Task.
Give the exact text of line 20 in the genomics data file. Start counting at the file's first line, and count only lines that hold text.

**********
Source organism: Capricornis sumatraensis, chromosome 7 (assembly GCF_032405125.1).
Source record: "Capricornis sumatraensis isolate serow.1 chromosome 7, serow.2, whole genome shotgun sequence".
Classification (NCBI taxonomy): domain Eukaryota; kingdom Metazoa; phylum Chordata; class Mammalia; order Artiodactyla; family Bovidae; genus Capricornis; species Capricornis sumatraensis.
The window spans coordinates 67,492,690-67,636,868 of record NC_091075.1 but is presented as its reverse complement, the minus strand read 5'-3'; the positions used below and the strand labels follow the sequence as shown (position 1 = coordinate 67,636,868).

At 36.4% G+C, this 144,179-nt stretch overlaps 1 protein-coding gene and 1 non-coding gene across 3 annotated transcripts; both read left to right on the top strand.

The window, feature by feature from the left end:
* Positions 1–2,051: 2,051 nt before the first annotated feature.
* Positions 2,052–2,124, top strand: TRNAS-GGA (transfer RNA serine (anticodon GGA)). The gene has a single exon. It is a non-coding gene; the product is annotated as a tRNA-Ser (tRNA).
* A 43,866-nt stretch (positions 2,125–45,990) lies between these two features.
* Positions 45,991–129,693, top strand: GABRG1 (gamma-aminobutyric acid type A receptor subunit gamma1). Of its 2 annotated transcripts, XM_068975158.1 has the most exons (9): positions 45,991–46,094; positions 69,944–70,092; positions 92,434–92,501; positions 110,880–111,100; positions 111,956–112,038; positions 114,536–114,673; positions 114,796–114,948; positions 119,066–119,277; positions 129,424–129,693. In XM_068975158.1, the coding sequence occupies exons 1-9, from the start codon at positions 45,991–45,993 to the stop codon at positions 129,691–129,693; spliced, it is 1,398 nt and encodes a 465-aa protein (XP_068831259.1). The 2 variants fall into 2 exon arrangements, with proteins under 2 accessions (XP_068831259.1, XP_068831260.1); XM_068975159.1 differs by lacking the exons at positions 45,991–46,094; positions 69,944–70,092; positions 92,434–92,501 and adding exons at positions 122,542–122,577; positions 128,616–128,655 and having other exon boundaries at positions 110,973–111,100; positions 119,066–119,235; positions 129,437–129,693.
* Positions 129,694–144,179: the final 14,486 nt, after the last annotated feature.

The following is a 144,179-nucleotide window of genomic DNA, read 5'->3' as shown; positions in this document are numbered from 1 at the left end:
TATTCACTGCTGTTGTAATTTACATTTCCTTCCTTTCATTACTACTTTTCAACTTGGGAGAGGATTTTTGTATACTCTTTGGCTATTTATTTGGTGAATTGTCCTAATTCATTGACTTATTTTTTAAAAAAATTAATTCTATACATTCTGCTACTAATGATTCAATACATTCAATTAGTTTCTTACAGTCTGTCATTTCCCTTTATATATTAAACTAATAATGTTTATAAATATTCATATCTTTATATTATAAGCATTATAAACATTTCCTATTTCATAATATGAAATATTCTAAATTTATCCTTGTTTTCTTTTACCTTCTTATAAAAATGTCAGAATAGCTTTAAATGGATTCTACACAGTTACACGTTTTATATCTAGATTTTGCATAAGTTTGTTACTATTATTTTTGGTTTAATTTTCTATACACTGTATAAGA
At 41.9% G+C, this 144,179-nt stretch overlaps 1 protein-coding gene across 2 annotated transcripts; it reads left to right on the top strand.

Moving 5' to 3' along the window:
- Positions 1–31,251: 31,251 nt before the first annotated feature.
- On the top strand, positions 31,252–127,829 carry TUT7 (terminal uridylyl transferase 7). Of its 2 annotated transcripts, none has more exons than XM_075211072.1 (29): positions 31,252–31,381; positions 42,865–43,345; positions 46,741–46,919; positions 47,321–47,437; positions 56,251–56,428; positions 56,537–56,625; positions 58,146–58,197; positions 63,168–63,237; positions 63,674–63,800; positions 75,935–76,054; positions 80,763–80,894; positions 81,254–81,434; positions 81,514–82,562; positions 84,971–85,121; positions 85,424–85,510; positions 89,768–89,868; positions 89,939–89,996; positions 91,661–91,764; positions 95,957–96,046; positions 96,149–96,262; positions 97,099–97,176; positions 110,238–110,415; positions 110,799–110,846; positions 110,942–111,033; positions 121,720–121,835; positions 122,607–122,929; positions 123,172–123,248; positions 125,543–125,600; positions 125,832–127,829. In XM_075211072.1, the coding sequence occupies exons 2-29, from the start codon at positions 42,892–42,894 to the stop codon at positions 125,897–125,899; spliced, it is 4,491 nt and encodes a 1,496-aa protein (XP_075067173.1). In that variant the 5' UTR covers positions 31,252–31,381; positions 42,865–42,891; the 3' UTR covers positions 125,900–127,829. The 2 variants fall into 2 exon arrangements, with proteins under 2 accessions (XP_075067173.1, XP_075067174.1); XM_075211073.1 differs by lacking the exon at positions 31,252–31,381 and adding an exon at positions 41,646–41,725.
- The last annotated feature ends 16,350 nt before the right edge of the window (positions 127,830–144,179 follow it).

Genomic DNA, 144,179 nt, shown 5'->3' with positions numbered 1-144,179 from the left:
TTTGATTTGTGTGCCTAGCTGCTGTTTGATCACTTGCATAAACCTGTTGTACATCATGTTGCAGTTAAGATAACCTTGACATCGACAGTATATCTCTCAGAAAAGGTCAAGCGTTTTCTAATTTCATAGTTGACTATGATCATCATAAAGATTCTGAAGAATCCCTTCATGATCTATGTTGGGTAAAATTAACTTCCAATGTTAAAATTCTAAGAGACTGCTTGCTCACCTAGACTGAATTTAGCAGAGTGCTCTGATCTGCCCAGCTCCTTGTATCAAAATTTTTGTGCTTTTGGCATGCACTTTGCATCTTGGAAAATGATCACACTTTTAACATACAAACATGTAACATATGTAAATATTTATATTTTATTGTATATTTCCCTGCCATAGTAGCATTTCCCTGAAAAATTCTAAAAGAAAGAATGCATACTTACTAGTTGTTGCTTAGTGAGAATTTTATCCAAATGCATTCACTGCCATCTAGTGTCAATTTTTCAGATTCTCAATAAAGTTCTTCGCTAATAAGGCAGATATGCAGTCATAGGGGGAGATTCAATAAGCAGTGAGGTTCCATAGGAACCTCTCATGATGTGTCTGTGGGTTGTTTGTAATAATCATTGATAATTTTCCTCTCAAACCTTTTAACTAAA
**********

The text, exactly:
TTTGATTTGTGTGCCTAGCTGCTGTTTGATCACTTGCATAAACCTGTTGTACATCATGTTGCAGTTAAGATAACCTTGACATCGACAGTATATCTCTCAGAAAAGGTCAAGCGTTTTCTAATTTCATAGTTGACTATGATCATCATAAAGATTCTGAAGAATCCCTTCATGATCTATGTTGGGTAAAATTAACTTCCAATGTTAAAATTCTAAGAGACTGCTTGCTCACCTAGACTGAATTTAGCAGAGTGCTCTGATCTGCCCAGCTCCTTGTATCAAAATTTTTGTGCTTTTGGCATGCACTTTGCATCTTGGAAAATGATCACACTTTTAACATACAAACATGTAACATATGTAAATATTTATATTTTATTGTATATTTCCCTGCCATAGTAGCATTTCCCTGAAAAATTCTAAAAGAAAGAATGCATACTTACTAGTTGTTGCTTAGTGAGAATTTTATCCAAATGCATTCACTGCCATCTAGTGTCAATTTTTCAGATTCTCAATAAAGTTCTTCGCTAATAAGGCAGATATGCAGTCATAGGGGGAGATTCAATAAGCAGTGAGGTTCCATAGGAACCTCTCATGATGTGTCTGTGGGTTGTTTGTAATAATCATTGATAATTTTCCTCTCAAACCTTTTAACTAAA